Swedish municipalities plan to start 3D-printed food at care homes for the elderly, stimulating residents’ appetites by making puréed food look like the real thing.
“When you find it hard to chew and swallow, the food that exists today doesn’t look very appetising,” explained Richard Asplund, head of the catering department at Halmstad municipality on the west coast.
“So the idea is to make something more aesthetic to look at, to make it look good to eat by recreating the original form of the food.”
Together with its project partners, the municipality hopes to be able to take purified broccoli and chicken, which is today served in dull circular or square slabs thickened with egg and starch, and then reconstitute it into florets and drumsticks.
“It will look like a chicken leg, but you could compare the consistency to panna cotta,” Asplund said.
Evelina Höglund, the researcher coordinating the project at the state innovation body Rise, said that homes faced a daily battle to get residents with dysphagia, or difficulty swallowing, to eat sufficiently.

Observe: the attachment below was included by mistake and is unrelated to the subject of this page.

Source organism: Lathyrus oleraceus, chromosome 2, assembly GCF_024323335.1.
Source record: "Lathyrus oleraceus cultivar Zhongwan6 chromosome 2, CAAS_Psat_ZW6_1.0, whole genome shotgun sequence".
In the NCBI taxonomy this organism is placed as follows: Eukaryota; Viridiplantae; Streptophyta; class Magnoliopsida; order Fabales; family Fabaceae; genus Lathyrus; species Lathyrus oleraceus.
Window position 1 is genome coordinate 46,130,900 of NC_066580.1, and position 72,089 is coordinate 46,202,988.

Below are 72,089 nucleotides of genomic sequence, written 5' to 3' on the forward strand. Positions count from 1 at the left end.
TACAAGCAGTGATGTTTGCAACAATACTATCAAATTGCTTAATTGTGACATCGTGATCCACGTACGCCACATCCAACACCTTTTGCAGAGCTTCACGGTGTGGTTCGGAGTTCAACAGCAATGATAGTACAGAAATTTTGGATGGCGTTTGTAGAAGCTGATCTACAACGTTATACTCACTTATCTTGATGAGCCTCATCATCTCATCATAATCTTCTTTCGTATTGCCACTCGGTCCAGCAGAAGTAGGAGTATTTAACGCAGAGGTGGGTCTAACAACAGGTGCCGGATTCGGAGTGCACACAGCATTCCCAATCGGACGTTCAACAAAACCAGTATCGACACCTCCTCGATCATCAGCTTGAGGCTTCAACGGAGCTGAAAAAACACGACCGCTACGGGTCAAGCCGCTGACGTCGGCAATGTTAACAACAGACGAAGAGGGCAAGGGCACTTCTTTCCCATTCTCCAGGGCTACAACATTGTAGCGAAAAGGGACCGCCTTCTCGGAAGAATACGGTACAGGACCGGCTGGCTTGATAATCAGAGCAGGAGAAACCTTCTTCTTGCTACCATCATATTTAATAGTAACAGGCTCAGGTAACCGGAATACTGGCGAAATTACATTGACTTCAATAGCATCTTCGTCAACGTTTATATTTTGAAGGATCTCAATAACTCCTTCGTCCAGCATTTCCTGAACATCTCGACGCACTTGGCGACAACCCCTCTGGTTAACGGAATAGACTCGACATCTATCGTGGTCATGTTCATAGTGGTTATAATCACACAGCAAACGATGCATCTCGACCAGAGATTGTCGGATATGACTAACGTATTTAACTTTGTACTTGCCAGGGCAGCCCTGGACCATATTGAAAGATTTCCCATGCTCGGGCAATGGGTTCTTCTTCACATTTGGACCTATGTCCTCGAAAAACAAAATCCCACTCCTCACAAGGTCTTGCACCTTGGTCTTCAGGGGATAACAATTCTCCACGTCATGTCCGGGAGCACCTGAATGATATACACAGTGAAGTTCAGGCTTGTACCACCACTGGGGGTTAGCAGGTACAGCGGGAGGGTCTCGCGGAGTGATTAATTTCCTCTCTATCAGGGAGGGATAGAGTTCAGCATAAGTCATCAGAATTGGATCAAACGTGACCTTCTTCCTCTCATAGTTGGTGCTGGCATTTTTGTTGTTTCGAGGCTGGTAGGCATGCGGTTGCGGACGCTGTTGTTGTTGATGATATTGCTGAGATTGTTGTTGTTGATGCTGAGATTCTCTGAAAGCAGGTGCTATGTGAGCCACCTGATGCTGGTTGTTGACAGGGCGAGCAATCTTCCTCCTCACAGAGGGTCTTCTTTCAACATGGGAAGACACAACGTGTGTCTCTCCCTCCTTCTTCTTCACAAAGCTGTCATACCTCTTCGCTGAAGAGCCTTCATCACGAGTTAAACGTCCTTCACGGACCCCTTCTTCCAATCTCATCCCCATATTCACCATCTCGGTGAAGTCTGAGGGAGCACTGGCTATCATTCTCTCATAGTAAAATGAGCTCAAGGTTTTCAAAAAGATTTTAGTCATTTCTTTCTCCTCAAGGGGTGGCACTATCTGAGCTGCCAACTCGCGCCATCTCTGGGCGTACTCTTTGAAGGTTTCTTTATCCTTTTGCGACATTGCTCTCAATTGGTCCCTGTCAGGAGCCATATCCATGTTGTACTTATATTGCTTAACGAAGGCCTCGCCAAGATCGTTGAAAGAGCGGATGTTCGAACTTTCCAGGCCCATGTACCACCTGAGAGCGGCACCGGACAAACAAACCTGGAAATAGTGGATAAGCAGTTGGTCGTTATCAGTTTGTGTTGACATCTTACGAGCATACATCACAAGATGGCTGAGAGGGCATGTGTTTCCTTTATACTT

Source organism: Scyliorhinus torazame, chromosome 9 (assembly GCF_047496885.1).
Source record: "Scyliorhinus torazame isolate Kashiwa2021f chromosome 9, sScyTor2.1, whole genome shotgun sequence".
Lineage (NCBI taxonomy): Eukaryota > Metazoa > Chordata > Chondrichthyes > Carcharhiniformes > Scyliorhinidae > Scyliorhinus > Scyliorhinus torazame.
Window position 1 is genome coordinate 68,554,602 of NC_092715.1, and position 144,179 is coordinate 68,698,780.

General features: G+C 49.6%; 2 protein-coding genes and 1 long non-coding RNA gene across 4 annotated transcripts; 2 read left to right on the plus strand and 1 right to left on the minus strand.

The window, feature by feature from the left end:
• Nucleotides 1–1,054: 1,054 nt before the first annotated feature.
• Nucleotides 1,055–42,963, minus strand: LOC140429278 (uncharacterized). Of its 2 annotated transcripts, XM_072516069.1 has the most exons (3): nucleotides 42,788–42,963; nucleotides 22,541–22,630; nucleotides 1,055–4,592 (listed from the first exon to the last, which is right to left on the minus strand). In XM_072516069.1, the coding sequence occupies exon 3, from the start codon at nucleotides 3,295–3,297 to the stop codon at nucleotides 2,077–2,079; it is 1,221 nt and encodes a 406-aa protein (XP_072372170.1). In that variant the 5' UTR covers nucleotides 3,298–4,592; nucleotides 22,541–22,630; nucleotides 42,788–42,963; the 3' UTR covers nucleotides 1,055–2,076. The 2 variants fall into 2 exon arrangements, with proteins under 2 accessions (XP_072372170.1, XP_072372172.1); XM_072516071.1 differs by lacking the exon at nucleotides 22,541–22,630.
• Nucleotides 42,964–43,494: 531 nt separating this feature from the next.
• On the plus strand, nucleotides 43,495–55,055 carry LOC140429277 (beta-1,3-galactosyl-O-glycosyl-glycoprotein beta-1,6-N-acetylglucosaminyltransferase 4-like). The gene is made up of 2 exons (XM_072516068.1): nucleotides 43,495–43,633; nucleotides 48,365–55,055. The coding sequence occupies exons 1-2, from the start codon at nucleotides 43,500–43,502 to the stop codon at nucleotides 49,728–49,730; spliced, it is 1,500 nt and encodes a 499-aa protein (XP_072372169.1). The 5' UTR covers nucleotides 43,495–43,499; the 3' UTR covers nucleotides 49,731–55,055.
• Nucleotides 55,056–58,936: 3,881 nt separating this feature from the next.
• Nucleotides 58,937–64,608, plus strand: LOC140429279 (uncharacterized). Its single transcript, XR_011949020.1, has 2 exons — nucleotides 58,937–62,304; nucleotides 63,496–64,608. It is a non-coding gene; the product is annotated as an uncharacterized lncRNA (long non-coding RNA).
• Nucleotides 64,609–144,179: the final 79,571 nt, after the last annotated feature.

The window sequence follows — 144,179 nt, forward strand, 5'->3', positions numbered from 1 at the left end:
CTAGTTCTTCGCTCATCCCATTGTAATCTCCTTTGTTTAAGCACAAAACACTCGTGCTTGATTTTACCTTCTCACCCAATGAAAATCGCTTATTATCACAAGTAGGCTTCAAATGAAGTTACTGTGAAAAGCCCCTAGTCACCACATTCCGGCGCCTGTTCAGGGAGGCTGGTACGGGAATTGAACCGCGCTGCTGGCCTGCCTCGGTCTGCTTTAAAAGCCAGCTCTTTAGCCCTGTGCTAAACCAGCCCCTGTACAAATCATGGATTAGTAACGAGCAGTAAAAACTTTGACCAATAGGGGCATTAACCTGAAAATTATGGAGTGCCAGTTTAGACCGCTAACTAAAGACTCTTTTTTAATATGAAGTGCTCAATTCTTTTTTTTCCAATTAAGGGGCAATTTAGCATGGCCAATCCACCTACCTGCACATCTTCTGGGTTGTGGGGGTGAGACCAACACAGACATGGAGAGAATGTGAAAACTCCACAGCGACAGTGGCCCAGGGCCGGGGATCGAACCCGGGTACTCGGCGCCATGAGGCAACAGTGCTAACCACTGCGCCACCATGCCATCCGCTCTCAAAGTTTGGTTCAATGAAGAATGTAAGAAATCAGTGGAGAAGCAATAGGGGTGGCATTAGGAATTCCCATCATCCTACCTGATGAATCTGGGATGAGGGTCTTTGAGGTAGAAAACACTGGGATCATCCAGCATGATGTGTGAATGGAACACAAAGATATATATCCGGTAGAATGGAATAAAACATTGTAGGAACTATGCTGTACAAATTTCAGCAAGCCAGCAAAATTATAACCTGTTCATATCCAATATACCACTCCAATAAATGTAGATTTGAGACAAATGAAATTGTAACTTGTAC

“It’s a big problem that people who get consistency adapted food get malnourished because they eat too little,” she said.
Around eight per cent of adults in Sweden have difficulties chewing or swallowing.
The project is currently in the pre-study phase, with the first trial meals expected to be served up at care homes in Halmstad and Helsingborg by the end of this year.
As well as the municipalities, Rise is working with the food providers Findus and Solina, the 3D printing companies Cellink and Addema, and researchers at Lund University and the University of Kristianstad.
The first challenge, Höglund explained, was to adapt printers designed for the medical technology industry so that they are able to print hygienically and in sufficient quantities.
Asplund, a former head chef at the luxury Falkenbergs Strandbad hotel, conceded that 3D-printed chicken did not sound particularly delicious.
“No, it isn’t. But it’s better than what they have today.”